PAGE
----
As we reported yesterday, Prime Minister David Cameron announced the plan, known as HS2, to plough a Y-shape fast track from Birmingham to Manchester and Leeds by 2033, with trains travelling at up to 250mph.
This will shave journey times from Scotland to London and Birmingham, with a trip to London from Glasgow taking 3hrs 30min.
But city leaders say such marginal benefits will pale in comparison to the huge competitive advantage cities in northern England will have over Glasgow and Edinburgh within two decades.
Scotland's two big cities instantly protested there were still no firm plans to extend the high- speed line north of the border.
Glasgow City Council leader Gordon Matheson welcomed the HS2 line as opening up "fantastic opportunities and growth for the UK". But he added: "I have long argued that Scotland's two largest cities must be included in this network.
"It is essential construction of a high-speed rail route begins at both ends of the country and meets in the middle.
"If it doesn't then I believe our people and economy will be the losers – cut off from our major markets in England and Europe and at a huge economic disadvantage."
The "middle" is, in fact, Manchester and Leeds, which are routinely referred to by London administrators as "northern cities", despite being in the southern half of Great Britain.
Mr Matheson's concerns are widely shared in Glasgow.
HS2 will cut the time it takes to get from London to Manchester to under an hour. Suddenly, the northwest of England – already desperately trying to fight Glasgow and Edinburgh for highly lucrative business, such as conferences and events – has a huge competitive advantage.
The Scottish and UK Governments and their transport officials are talking about taking the line north. But there is still no agreement over who would pay for such a scheme, already dubbed "phase 3".
In theory, the UK Government would be expected to pick up the bill for tracks laid all the way up to the Scottish border. But there is probably no economic case for a high-speed line to link Cumbria to the rest of England. So will the Scottish Government pitch in to pay for track in England?
Scottish Transport Minister Keith Brown insisted UK Transport Minister Simon Burns was offering reassurances Scotland would figure in high-speed plans.
The big green and financial pluses of high-speed rail only really kick in if the tracks go all the way to Glasgow and Edinburgh, suddenly shifting high-spending frequent flyers out of the cities' airports and into stations.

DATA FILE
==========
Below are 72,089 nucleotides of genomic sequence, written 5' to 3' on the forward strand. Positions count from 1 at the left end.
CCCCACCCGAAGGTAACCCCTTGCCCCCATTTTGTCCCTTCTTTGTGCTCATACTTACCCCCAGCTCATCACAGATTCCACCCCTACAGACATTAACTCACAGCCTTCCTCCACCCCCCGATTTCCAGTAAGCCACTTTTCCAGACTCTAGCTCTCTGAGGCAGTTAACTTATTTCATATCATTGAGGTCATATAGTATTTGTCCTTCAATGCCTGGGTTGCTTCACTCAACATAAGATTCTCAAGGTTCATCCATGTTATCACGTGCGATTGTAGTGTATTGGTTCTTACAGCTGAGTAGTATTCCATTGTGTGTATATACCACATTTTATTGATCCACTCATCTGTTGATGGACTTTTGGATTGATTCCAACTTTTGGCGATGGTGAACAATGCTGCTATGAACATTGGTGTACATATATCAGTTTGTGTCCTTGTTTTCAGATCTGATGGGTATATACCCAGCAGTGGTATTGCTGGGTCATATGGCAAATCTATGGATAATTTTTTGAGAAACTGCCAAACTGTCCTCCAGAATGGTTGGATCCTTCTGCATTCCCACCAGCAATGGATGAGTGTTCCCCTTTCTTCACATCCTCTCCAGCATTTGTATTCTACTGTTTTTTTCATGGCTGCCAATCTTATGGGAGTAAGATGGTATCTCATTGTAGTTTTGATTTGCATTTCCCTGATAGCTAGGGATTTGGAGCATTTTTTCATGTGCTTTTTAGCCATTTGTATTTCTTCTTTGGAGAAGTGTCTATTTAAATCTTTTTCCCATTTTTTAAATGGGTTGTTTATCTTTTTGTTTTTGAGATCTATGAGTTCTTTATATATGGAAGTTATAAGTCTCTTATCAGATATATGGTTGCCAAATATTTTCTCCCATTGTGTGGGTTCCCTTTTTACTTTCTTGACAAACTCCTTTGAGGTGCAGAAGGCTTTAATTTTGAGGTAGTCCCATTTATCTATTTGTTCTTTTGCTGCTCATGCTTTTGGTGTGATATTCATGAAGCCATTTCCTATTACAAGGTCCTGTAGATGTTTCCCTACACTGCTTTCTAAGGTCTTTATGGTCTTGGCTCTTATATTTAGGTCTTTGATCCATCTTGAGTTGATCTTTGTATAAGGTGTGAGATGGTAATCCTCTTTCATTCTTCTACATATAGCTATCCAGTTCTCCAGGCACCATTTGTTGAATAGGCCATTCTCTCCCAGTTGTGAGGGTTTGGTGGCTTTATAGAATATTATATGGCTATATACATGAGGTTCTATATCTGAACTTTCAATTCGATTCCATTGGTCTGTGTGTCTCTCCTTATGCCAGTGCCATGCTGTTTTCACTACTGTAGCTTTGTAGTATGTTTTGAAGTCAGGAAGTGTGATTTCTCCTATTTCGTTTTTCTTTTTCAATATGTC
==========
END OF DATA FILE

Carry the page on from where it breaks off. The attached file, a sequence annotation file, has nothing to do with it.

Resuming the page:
Mr Brown said: "The full benefits of this project can only be realised if Scotland is involved and it looks like Westminster has finally taken note.
"The Department For Transport has "warmly welcomed" our enthusiasm for high-speed rail and our recent announcement we will push ahead with planning for a high-speed line between Edinburgh and Glasgow.
"I pointed out to Simon Burns that – as a rail funding authority – it is vital the Scottish Government has a lead role in that process alongside DfT."
Mr Brown's SNP colleague Gordon MacDonald took a tougher line. The MSP said: "Why does the Tory-led Westminster system want to keep Scotland in the slow lane?
"There is an undeniable economic case to connect Scotland to the rest of the UK and the Continent.
"It's welcome that they now recognise Scotland is essential for the success of High-Speed Rail, but Westminster has dragged its heels on high speed rail for too long."
Shadow Scots Secretary Margaret Curran said governments in Edinburgh and London had nothing to show for two years of joint work on so-called "Phase 3".
She added: "The UK Government's case for High-Speed 2 identifies the economic benefits that will come from this line. The UK and Scottish Governments need to get to grips with this to make sure a plan is in place to take high-speed rail all the way to Scotland."
Liz Cameron, chief executive of the Scottish Chambers Of Commerce, also warned Scotland could be marginalised if Phase 3 was not completed quickly.
She said: "While marginal benefits will accrue to Scotland in terms of slightly shorter journey times if the 'Y' network is completed on schedule in 2033, the Department for Transport's own figures show that central Edinburgh to central London journeys will still be quicker by air than by rail two decades from now.
"There is pressure on Scottish air links to London because of capacity problems at Heathrow and HS2 will deliver significant connection benefits for English cities, so this could lead to Scotland becoming even more marginalised in relative terms.
"By 2033, Manchester-London journey times could be reduced by 47%, whereas Glasgow- London times would fall by about 12%, meaning the benefits of High-Speed Rail in the absence of a true UK network disproportionately favour English cities."
Green Party MSP Patrick Harvie said: "If one of the main purposes of High-Speed Rail is to reduce the need to fly then it is the longer journeys between Scotland and London that will make the real difference."